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stations. There were also very few theatres, bookshops, hospitals, bridges or statues.”12 In 1989, 1994, 1995, 1998, and 2000 I visited St. Dunstan and All Saints Church, Stepney,


located several miles outside central London in the East End, about 2 1/2 miles east of St. Paul’s Cathedral. A picture I took of the church in 1995 follows. The church is named after St. Dunstan, one the most important churchmen in England before the Norman Conquest, who became virtually “Prime Minister” of the country. He was Bishop of Worcester and later of London and in 961 became Archbishop of Canterbury. A legend about St. Dunstan is that the Devil asked him to shoe his horse, but the saint nailed a shoe to the Devil’s hoof instead and would only let him go when he promised never to enter a place where a horseshoe was over the door. This became the origin of the lucky horseshoe. In 1998, I was able to visit the church for their 10:00 a.m. sung holy communion service. The Church is quite nice, though small, and sits in a green in the midst of neighboring homes and maintains the look of a country church even in the midst of the city. The green was what used to be the church cemetery, which no longer has many ancient tombstones and has been subsequently opened further as a public park. The churchyard was closed for burials in 1854 and most of the headstones were removed between 1885 and 1887 when the high ground around the church was dug away and the Metropolitan Public Gardens Association made the churchyard into a public garden.13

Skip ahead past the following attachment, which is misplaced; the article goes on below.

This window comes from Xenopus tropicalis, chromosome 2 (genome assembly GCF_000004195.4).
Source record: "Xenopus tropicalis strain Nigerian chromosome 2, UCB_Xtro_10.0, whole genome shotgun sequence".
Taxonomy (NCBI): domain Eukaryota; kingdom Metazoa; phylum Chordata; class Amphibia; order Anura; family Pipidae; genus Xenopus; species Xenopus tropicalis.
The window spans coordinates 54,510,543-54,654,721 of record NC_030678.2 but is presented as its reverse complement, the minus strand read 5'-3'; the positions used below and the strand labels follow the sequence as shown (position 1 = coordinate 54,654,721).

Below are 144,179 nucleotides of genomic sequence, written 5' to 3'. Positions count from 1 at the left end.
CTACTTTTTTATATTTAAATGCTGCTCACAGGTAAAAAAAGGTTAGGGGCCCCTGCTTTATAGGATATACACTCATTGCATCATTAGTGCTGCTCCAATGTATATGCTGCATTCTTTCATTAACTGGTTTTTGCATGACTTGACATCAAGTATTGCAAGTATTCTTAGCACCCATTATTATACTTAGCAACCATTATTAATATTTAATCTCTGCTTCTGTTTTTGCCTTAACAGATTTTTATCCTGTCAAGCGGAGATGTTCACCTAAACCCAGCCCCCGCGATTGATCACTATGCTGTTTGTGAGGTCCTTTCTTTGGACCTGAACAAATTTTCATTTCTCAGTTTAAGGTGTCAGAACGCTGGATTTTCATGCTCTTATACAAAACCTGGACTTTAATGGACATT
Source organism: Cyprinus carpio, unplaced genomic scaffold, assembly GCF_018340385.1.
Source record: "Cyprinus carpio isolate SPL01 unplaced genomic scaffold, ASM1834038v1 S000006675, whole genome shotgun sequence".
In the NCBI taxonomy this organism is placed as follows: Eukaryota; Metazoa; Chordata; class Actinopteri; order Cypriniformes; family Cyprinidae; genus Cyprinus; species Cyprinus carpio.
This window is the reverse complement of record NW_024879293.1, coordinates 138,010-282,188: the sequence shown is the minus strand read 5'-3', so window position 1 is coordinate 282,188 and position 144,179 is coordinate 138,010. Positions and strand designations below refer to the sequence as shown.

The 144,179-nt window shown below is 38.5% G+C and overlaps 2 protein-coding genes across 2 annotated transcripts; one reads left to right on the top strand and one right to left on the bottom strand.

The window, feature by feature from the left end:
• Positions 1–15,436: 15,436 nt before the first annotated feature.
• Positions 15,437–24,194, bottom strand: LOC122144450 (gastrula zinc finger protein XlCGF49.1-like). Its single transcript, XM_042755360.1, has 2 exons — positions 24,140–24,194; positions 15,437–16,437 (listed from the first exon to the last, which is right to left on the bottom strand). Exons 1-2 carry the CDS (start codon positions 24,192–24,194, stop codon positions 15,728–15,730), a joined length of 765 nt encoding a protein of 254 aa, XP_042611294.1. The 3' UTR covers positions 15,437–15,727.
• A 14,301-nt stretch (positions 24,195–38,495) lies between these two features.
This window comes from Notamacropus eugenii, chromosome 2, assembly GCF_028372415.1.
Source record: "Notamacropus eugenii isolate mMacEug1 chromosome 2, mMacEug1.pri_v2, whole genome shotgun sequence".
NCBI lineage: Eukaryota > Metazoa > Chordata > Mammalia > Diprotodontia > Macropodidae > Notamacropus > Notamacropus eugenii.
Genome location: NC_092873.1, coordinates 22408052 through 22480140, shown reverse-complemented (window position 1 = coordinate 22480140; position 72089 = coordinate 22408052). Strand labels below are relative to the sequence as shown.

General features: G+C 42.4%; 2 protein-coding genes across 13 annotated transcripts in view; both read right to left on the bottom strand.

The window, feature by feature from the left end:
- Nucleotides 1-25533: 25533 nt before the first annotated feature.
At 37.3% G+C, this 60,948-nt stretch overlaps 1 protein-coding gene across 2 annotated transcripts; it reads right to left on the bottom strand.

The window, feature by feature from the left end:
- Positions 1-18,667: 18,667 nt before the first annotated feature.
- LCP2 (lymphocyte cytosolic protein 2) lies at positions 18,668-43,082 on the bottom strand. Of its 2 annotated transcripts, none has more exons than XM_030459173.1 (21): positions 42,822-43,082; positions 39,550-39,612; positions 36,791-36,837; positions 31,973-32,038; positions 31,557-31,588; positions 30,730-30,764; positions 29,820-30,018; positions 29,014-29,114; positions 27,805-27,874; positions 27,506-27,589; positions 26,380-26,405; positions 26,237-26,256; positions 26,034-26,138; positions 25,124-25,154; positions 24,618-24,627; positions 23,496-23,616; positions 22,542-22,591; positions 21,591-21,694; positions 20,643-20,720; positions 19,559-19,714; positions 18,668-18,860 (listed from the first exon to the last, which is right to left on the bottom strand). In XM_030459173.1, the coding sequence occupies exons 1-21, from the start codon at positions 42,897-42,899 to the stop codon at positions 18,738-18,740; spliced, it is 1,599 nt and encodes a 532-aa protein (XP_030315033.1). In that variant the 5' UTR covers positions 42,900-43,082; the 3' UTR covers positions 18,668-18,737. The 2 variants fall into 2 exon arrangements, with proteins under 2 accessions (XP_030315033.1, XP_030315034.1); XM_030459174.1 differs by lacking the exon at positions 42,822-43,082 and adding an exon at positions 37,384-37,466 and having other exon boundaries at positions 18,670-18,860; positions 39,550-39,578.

The churchyard was nearly seven acres, many of the graves


belonging to sailors. In the 1600s the churchyard had to be enlarged to make room for the victims of the Plague, of which no less than 6,583 died in the parish in eighteen months, 154 being buried in one day in September 1665. Until the early 1300s when new churches were built at Whitechapel and Bow, St. Dunstan’s served the whole of Middlesex east of the City. The present building, of Kentish rag stone, is the third on the site and is mainly 15th century, though the chancel is 200 years earlier and all is in the 13th century Perpendicular style. The church has ten bells, made locally at the world famous Whitechapel Bell Foundry, the oldest ones having been recast in 1385. They are commemorated in the rhyme:


Oranges and Lemons, say the bells of St. Clemens (St. Clement Danes) I owe you five farthings, say the bells of St. Martins (St. Martins-in-the Fields) When will you pay me, say the bells of Old Bailey (St. Sepulchres without Newgate) When I grow rich, say the bells of Shoreditch (St. Leonard Shoreditch) When will that be, say the bells of Stepney (St. Dunstan Stepney) I do not know, says the great bell of Bow (St Mary-Le-Bow Cheapside)


Bell ringer, Alan Ellis, of Vancouver, British Columbia, Canada, had rung all of the above bells except that for St. Dunstan’s. He says, “St. Lawrence Jewry has a ring of eight bells, St. Clement Danes and St. Dunstan have rings of 10 bells and the rest have rings of 12 bells.”14


The Rev. John Wesley preached at St. Dunstan’s in 1785. During World War II in January


1945 the top of the tower was badly damaged and all the window glass was blown out when a V2 rocket hit the northwest corner of the churchyard. A picture of the altar area of the church with myself follows that was taken in March of 1998:


12Andrew Davies, “The Map of London, From 1746 to the Present Day,” (London, 1987), B.T. Batsford Ltd., p. 7. 13Tim Ridge, “Central Stepney History Walk,” (London, 1998), Central Stepney Regeneration Board. 14 Alan Ellis, Campanologist, alan_ellis@telus.net.


© 1993 Spurgeon Family History by Dr. Gary Alan Dickey, 1546 Devonshire Avenue, Westlake Village, CA 91361 • p. 9


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